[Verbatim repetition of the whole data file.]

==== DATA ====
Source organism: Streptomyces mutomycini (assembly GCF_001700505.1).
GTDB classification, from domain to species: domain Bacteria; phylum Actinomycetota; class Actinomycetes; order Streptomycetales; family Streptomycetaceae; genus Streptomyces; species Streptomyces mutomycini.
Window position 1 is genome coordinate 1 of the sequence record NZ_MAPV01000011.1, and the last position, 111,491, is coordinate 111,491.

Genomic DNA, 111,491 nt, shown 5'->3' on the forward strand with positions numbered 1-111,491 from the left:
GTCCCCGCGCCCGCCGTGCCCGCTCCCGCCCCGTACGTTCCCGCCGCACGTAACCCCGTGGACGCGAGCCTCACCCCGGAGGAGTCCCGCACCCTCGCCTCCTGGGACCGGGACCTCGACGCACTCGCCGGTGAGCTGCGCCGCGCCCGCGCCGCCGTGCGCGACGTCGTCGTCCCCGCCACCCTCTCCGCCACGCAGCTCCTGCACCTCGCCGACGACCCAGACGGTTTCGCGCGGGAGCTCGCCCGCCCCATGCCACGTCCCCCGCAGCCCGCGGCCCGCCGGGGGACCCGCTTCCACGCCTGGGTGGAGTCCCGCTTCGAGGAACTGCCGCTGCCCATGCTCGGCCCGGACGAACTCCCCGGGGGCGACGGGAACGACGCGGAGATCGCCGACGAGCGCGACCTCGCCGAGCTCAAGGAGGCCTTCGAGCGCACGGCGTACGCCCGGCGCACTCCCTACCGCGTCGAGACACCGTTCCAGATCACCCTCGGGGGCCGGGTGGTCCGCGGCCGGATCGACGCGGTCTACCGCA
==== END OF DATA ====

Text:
Source organism: Streptomyces mutomycini (assembly GCF_001700505.1).
GTDB classification, from domain to species: domain Bacteria; phylum Actinomycetota; class Actinomycetes; order Streptomycetales; family Streptomycetaceae; genus Streptomyces; species Streptomyces mutomycini.
Window position 1 is genome coordinate 1 of the sequence record NZ_MAPV01000011.1, and the last position, 111,491, is coordinate 111,491.

Genomic DNA, 111,491 nt, shown 5'->3' on the forward strand with positions numbered 1-111,491 from the left:
GTCCCCGCGCCCGCCGTGCCCGCTCCCGCCCCGTACGTTCCCGCCGCACGTAACCCCGTGGACGCGAGCCTCACCCCGGAGGAGTCCCGCACCCTCGCCTCCTGGGACCGGGACCTCGACGCACTCGCCGGTGAGCTGCGCCGCGCCCGCGCCGCCGTGCGCGACGTCGTCGTCCCCGCCACCCTCTCCGCCACGCAGCTCCTGCACCTCGCCGACGACCCAGACGGTTTCGCGCGGGAGCTCGCCCGCCCCATGCCACGTCCCCCGCAGCCCGCGGCCCGCCGGGGGACCCGCTTCCACGCCTGGGTGGAGTCCCGCTTCGAGGAACTGCCGCTGCCCATGCTCGGCCCGGACGAACTCCCCGGGGGCGACGGGAACGACGCGGAGATCGCCGACGAGCGCGACCTCGCCGAGCTCAAGGAGGCCTTCGAGCGCACGGCGTACGCCCGGCGCACTCCCTACCGCGTCGAGACACCGTTCCAGATCACCCTCGGGGGCCGGGTGGTCCGCGGCCGGATCGACGCGGTCTACCGCA